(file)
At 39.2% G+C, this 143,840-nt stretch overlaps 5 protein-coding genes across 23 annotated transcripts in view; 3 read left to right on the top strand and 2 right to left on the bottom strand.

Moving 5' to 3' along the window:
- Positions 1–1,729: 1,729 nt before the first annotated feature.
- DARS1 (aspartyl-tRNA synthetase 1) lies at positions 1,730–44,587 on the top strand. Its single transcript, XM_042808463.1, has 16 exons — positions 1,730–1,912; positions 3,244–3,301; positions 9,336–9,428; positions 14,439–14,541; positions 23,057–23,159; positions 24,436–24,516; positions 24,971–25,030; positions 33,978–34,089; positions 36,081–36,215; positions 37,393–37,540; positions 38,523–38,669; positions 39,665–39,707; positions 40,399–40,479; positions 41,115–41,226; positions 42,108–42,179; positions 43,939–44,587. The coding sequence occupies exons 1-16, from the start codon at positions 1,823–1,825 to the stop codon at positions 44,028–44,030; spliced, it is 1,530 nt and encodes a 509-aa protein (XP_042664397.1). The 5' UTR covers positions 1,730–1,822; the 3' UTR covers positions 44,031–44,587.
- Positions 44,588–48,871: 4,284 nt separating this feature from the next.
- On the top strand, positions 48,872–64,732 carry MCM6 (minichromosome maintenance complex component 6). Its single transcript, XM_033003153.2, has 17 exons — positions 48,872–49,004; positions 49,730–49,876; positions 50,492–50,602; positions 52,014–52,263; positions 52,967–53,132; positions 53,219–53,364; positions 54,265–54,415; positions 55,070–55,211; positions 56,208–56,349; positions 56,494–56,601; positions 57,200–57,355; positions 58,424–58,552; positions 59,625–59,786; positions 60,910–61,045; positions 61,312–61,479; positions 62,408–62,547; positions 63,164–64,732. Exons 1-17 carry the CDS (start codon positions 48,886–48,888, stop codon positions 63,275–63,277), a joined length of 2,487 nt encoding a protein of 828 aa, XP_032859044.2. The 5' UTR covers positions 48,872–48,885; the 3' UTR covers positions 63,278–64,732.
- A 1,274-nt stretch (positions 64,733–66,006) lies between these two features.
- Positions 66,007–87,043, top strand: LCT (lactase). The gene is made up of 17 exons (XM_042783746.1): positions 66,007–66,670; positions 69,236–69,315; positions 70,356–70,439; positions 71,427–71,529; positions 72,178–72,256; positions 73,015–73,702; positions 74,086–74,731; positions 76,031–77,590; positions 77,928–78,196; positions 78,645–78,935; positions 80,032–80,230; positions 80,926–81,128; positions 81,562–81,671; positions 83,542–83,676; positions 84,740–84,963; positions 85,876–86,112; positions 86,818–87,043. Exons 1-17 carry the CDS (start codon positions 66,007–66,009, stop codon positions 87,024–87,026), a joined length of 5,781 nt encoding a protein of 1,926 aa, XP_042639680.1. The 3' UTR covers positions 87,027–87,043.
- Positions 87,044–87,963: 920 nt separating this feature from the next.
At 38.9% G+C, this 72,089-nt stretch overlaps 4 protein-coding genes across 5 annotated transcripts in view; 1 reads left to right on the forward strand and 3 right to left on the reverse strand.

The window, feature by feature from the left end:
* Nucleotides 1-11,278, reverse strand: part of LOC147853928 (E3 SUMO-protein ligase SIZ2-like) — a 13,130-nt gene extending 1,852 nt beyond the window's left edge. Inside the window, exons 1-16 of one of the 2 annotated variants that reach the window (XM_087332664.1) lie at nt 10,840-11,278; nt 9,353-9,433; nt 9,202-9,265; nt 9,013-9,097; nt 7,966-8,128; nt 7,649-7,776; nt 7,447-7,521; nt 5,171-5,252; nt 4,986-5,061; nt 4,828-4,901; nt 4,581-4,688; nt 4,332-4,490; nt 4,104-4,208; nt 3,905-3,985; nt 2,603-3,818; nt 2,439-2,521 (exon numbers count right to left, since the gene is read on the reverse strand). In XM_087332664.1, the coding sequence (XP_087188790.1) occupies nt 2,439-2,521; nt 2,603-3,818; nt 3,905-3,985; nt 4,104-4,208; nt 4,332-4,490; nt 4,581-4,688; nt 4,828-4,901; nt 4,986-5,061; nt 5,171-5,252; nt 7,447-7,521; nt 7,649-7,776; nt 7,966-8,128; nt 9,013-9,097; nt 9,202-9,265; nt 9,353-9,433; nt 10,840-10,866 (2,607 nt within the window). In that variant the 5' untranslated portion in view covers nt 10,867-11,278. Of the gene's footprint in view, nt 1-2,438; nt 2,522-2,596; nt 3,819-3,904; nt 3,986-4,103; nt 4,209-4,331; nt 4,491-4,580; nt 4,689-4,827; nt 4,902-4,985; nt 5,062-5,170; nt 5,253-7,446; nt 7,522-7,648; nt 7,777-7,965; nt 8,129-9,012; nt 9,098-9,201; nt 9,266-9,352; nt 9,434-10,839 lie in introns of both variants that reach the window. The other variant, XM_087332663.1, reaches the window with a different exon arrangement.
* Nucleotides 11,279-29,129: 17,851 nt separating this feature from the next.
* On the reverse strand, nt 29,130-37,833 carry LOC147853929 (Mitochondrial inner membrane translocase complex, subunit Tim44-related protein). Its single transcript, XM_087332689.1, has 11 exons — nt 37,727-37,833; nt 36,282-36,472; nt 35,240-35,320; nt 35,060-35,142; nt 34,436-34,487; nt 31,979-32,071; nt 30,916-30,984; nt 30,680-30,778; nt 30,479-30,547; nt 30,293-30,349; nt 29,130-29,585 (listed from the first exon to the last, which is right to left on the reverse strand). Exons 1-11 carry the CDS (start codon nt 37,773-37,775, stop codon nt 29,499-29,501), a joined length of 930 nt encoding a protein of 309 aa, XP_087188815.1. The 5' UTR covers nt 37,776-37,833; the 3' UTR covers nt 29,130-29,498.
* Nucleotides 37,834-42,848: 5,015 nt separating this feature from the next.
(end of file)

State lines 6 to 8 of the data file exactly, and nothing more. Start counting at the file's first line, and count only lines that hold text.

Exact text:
- On the top strand, positions 48,872–64,732 carry MCM6 (minichromosome maintenance complex component 6). Its single transcript, XM_033003153.2, has 17 exons — positions 48,872–49,004; positions 49,730–49,876; positions 50,492–50,602; positions 52,014–52,263; positions 52,967–53,132; positions 53,219–53,364; positions 54,265–54,415; positions 55,070–55,211; positions 56,208–56,349; positions 56,494–56,601; positions 57,200–57,355; positions 58,424–58,552; positions 59,625–59,786; positions 60,910–61,045; positions 61,312–61,479; positions 62,408–62,547; positions 63,164–64,732. Exons 1-17 carry the CDS (start codon positions 48,886–48,888, stop codon positions 63,275–63,277), a joined length of 2,487 nt encoding a protein of 828 aa, XP_032859044.2. The 5' UTR covers positions 48,872–48,885; the 3' UTR covers positions 63,278–64,732.
- A 1,274-nt stretch (positions 64,733–66,006) lies between these two features.
- Positions 66,007–87,043, top strand: LCT (lactase). The gene is made up of 17 exons (XM_042783746.1): positions 66,007–66,670; positions 69,236–69,315; positions 70,356–70,439; positions 71,427–71,529; positions 72,178–72,256; positions 73,015–73,702; positions 74,086–74,731; positions 76,031–77,590; positions 77,928–78,196; positions 78,645–78,935; positions 80,032–80,230; positions 80,926–81,128; positions 81,562–81,671; positions 83,542–83,676; positions 84,740–84,963; positions 85,876–86,112; positions 86,818–87,043. Exons 1-17 carry the CDS (start codon positions 66,007–66,009, stop codon positions 87,024–87,026), a joined length of 5,781 nt encoding a protein of 1,926 aa, XP_042639680.1. The 3' UTR covers positions 87,027–87,043.